Art. 57. A Reply to the Letter of Edmund Burke, Ejg. to a noble
Lord." By Gilbert Wakefield, B. A. late Fellow of frjus College, Cambridge. The third Edition, with confiderable Alterations and Additions. 8vo. 72 pp. 15. 6d. Kearlley. 1796.
That Mr. Gilbert Wakefield should continue in retirement when any field for political controversy was thrown oven, could not be expected. He who cannot refrain from interlarding the most irrelevant poems, ancient and modern, with his anti-monarchical bitterness, would surely not be filent when Mr. Burke had opened a debate. He fights like a hardy veteran, with ancient arms, and in order to be able to employ the sword of Homer, comments upon his Doca con muap, by endeavouring to prove that the poor, at least, of England, are at this moment flaves. To detail, however, what this author has said upon the present controversy, cannot be neceílary. It is known to many of our readers what Mr. W. infallibly must say, with such an opportunity given; and they who do not know already, will not at this time be very anxious to learn. They who have perceived him to be violeni, will find him only more so than usual on this occasion. • Myself,” he says, " who have exulted in the successes of the French, and the disgrace of their infolent arid odious foes, with a keenness of transport not to be described; I have been long prepared to hail the triumphant entry of a republican representative, and shall exclaim, with equal sincerity and rapture,
Dicite lo Pæan! et lo, bis dicite, Pæan!" We have already noticed a warm reply to Mr. Burke, this may properly be called a red-hot one.
Art. ERIT. CRIT. VOL. VII. MAY, 1796.
ART. 58. A summary Defence of the Right Honourable Edmund Barle.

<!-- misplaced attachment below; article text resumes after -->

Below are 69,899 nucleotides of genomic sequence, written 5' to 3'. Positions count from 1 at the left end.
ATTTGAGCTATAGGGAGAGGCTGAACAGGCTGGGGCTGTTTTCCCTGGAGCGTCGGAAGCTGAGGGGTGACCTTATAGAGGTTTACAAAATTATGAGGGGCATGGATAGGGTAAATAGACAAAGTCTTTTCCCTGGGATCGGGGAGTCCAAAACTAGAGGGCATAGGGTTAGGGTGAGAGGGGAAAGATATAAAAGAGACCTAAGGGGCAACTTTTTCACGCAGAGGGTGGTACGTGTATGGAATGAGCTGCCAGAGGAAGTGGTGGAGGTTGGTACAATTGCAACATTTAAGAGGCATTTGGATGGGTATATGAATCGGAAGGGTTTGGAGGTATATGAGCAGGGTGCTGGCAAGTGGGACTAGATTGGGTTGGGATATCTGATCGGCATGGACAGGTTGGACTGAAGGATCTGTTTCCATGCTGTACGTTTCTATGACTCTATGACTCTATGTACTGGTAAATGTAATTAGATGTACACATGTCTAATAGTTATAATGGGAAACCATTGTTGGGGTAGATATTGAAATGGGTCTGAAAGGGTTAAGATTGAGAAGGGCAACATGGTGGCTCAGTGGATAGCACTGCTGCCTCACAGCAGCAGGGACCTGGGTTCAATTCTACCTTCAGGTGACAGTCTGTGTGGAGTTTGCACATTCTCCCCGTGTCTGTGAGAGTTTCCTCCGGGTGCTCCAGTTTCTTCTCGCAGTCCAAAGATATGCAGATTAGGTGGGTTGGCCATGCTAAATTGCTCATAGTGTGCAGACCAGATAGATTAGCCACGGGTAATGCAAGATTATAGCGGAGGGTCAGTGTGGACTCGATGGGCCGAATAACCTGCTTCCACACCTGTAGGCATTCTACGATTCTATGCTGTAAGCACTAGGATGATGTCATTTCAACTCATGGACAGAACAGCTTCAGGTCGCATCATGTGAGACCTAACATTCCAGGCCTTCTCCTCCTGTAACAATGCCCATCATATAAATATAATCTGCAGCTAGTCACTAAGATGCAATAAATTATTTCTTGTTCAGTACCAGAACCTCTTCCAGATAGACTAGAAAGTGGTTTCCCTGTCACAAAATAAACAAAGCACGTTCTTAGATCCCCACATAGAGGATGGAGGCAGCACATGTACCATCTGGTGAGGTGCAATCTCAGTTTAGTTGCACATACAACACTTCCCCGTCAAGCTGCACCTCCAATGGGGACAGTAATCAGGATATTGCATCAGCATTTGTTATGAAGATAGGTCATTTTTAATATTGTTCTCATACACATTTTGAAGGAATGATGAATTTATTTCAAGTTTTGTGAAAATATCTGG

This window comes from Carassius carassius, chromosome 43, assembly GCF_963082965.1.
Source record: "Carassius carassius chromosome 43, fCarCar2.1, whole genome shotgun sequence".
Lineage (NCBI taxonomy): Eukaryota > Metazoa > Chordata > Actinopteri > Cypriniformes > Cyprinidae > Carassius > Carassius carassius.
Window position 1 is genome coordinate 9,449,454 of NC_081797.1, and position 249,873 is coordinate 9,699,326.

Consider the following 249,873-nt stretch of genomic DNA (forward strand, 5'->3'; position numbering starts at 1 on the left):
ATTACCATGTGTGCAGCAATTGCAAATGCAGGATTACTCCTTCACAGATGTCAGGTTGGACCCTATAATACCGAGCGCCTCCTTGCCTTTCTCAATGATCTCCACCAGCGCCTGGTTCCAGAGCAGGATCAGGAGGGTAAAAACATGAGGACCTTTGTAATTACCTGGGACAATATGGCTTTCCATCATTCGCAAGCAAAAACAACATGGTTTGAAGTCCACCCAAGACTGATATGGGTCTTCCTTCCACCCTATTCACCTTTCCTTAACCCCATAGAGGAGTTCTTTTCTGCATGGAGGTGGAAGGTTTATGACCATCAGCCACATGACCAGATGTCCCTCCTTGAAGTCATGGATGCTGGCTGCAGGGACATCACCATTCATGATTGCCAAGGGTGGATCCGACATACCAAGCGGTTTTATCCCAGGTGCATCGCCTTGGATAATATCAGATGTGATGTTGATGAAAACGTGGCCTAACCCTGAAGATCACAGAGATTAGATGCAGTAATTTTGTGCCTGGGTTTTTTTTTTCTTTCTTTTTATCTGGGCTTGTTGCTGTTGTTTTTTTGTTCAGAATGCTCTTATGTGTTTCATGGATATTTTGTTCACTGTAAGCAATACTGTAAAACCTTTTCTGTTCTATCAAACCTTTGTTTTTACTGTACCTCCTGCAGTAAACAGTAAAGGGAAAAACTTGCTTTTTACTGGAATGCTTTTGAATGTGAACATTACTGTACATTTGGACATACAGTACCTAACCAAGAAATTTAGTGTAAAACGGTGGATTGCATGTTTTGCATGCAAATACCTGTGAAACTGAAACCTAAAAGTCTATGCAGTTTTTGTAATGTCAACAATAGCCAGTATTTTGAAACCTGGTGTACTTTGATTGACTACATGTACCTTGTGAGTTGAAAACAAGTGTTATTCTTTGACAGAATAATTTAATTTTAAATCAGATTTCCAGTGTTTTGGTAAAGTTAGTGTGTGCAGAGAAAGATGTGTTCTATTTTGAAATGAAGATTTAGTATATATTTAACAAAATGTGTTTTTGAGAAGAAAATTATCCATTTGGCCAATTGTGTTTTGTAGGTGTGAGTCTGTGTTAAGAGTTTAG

In two Letters. Letter 1. Address to the Reverend Gilbert Wakefield, in Refutation of all his Positions. Letter II. Addreded to the Hox. Somerset Lowry Corry: including Striflures upon a late virulent Pax. phlet written by Mr. William Miles. by Thomas Townsend, Ej. op the Honourable Society of Gray's Inn. 8vo. 135 pp. 25. 61. R. White. 1796. Mr. Townsend writes with ability: and one proof of the success of his endeavours is, shat they have made some of his antagonists very angry. After wading through so much confentious disputation, it cannot be expected that we should dwell even upon a pamphlet which has so many claims to approbation. Ten articles of the kind are already ftrung together in our list, and several more remain for another Month.-Dreadful prospect!
ART. 59. An Address to Medical Students ; A Letter to Dr. Fordice;
quith Remarks and Questions upon Quotations from Dr. Fordyce's Dija sertation on fimple Fever. 8vo. 32 pp. is. Bell, Oxford-freei, 1795:
These remarks are ushered by a letter to the students of medicine, admonishing them to reason rather than harangue, to which he ob. ferves, they are too prone; a piece of advice which might with propriety be given to the author : also a letter to Dr. Fordyce, whom the writer condemns for making a large pamphlet of what might, he thinks have been comprised within a few pages. Yet the great variety of opinions existing relative to the causes, essence, and methods of treating fevers, seems to require a greater latitude than this critic is disposed to allow. We Mall examine the first of his remarks, by which our readers will be enabled to understand to what sort of a banquet they are invited.
si Fever, Dr. Fordyce has told us, is a disease, the exiflence of which no man could have the least suspicion of, supposing him acquainted with the itructure of the body, the properties of the solids and fluids, the various operations which go on in it in health, the manner in which they take place, the powers which produce them,